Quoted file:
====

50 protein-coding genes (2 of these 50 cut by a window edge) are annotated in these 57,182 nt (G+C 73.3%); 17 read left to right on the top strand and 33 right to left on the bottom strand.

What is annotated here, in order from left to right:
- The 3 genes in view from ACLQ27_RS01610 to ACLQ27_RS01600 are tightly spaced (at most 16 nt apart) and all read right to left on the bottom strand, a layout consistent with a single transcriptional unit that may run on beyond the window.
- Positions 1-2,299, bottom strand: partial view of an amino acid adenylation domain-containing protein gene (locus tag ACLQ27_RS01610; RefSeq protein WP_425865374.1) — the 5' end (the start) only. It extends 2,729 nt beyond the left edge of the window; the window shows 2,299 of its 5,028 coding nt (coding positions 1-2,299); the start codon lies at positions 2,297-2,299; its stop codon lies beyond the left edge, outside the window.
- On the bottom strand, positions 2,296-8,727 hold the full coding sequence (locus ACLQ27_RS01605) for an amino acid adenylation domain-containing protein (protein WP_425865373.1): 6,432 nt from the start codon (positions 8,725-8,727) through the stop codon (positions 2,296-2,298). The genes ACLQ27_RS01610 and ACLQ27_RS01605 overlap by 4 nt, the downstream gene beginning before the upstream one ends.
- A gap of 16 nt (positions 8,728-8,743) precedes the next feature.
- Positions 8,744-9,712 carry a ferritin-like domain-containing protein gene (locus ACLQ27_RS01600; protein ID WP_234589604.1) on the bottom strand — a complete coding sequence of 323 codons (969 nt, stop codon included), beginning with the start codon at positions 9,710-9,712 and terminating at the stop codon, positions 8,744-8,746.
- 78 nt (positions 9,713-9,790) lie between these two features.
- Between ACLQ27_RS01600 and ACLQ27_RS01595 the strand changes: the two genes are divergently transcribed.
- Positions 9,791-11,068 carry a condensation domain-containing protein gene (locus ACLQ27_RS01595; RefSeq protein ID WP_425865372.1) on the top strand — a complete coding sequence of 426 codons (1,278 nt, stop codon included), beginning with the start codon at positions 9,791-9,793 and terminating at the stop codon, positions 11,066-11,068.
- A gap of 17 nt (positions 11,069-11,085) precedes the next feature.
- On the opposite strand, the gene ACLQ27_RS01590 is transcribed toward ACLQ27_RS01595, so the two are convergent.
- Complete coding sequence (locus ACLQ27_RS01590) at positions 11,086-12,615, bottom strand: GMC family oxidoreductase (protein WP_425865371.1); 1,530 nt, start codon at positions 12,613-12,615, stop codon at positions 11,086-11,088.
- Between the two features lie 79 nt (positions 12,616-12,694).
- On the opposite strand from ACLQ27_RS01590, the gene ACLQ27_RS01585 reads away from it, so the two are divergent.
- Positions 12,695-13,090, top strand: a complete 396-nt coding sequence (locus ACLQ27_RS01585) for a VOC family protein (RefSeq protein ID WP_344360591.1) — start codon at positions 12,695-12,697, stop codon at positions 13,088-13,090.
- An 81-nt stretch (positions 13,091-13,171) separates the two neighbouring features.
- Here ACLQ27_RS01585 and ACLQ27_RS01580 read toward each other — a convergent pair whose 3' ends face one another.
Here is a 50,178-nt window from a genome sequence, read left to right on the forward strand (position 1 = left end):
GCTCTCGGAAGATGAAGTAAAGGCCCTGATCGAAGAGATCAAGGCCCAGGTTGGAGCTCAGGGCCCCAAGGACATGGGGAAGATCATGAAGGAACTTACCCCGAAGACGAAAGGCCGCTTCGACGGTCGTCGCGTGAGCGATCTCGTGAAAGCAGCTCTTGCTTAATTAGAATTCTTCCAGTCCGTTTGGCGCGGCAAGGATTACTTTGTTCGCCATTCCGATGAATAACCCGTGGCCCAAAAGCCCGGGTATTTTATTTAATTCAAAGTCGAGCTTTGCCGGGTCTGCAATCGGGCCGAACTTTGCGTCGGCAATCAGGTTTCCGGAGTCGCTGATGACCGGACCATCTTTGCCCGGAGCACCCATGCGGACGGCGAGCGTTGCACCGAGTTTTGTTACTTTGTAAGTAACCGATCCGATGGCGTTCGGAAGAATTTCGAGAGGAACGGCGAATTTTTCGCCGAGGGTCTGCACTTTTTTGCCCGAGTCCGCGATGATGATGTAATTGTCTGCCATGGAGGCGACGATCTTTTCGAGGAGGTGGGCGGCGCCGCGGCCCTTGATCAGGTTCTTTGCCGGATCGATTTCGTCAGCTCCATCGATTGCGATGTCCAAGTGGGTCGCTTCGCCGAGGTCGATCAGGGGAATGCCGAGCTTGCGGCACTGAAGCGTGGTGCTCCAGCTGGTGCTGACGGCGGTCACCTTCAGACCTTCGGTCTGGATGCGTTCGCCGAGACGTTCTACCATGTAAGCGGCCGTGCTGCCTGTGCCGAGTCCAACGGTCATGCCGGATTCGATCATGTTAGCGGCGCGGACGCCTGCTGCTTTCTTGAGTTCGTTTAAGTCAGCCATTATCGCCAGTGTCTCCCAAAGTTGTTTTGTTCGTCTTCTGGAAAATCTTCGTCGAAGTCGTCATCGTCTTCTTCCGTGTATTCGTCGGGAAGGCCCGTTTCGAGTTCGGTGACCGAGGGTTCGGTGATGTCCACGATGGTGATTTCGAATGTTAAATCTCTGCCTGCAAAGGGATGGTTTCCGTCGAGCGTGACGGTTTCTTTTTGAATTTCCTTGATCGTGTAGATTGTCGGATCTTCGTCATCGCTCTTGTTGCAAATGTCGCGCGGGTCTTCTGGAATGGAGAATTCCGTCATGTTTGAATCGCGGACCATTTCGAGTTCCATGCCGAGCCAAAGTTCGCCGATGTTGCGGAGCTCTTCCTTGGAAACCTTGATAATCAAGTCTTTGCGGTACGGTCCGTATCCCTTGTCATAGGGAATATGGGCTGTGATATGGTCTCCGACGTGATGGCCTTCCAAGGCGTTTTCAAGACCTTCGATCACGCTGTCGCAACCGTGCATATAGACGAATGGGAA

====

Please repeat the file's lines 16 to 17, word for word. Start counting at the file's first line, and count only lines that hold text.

- Positions 12,695-13,090, top strand: a complete 396-nt coding sequence (locus ACLQ27_RS01585) for a VOC family protein (RefSeq protein ID WP_344360591.1) — start codon at positions 12,695-12,697, stop codon at positions 13,088-13,090.
- An 81-nt stretch (positions 13,091-13,171) separates the two neighbouring features.